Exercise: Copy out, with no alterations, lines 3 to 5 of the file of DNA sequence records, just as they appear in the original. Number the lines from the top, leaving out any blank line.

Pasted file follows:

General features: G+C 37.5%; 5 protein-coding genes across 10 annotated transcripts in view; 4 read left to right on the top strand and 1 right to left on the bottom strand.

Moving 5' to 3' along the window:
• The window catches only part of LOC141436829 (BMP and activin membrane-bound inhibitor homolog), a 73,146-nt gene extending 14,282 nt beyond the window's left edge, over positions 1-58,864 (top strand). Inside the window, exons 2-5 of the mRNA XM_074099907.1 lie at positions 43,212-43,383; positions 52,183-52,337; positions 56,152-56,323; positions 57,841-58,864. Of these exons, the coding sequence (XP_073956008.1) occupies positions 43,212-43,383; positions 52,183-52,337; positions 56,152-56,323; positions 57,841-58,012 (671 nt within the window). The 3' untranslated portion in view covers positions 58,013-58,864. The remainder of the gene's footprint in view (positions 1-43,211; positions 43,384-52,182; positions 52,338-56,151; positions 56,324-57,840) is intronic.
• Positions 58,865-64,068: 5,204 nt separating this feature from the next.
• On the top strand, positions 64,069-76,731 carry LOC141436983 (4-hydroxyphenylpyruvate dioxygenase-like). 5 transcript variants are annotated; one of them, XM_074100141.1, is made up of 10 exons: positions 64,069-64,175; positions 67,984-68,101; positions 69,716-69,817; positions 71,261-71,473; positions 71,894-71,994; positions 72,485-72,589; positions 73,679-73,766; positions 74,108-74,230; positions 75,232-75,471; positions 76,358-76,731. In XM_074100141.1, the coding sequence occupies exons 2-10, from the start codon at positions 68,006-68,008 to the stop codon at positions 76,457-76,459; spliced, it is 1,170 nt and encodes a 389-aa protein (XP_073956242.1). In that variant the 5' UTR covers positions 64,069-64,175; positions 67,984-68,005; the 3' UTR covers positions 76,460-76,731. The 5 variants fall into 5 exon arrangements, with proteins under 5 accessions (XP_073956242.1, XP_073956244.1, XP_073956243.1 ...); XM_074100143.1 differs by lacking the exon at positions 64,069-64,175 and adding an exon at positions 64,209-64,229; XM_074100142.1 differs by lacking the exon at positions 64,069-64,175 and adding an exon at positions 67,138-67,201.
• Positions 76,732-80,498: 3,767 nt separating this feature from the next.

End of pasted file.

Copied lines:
• The window catches only part of LOC141436829 (BMP and activin membrane-bound inhibitor homolog), a 73,146-nt gene extending 14,282 nt beyond the window's left edge, over positions 1-58,864 (top strand). Inside the window, exons 2-5 of the mRNA XM_074099907.1 lie at positions 43,212-43,383; positions 52,183-52,337; positions 56,152-56,323; positions 57,841-58,864. Of these exons, the coding sequence (XP_073956008.1) occupies positions 43,212-43,383; positions 52,183-52,337; positions 56,152-56,323; positions 57,841-58,012 (671 nt within the window). The 3' untranslated portion in view covers positions 58,013-58,864. The remainder of the gene's footprint in view (positions 1-43,211; positions 43,384-52,182; positions 52,338-56,151; positions 56,324-57,840) is intronic.
• Positions 58,865-64,068: 5,204 nt separating this feature from the next.
• On the top strand, positions 64,069-76,731 carry LOC141436983 (4-hydroxyphenylpyruvate dioxygenase-like). 5 transcript variants are annotated; one of them, XM_074100141.1, is made up of 10 exons: positions 64,069-64,175; positions 67,984-68,101; positions 69,716-69,817; positions 71,261-71,473; positions 71,894-71,994; positions 72,485-72,589; positions 73,679-73,766; positions 74,108-74,230; positions 75,232-75,471; positions 76,358-76,731. In XM_074100141.1, the coding sequence occupies exons 2-10, from the start codon at positions 68,006-68,008 to the stop codon at positions 76,457-76,459; spliced, it is 1,170 nt and encodes a 389-aa protein (XP_073956242.1). In that variant the 5' UTR covers positions 64,069-64,175; positions 67,984-68,005; the 3' UTR covers positions 76,460-76,731. The 5 variants fall into 5 exon arrangements, with proteins under 5 accessions (XP_073956242.1, XP_073956244.1, XP_073956243.1 ...); XM_074100143.1 differs by lacking the exon at positions 64,069-64,175 and adding an exon at positions 64,209-64,229; XM_074100142.1 differs by lacking the exon at positions 64,069-64,175 and adding an exon at positions 67,138-67,201.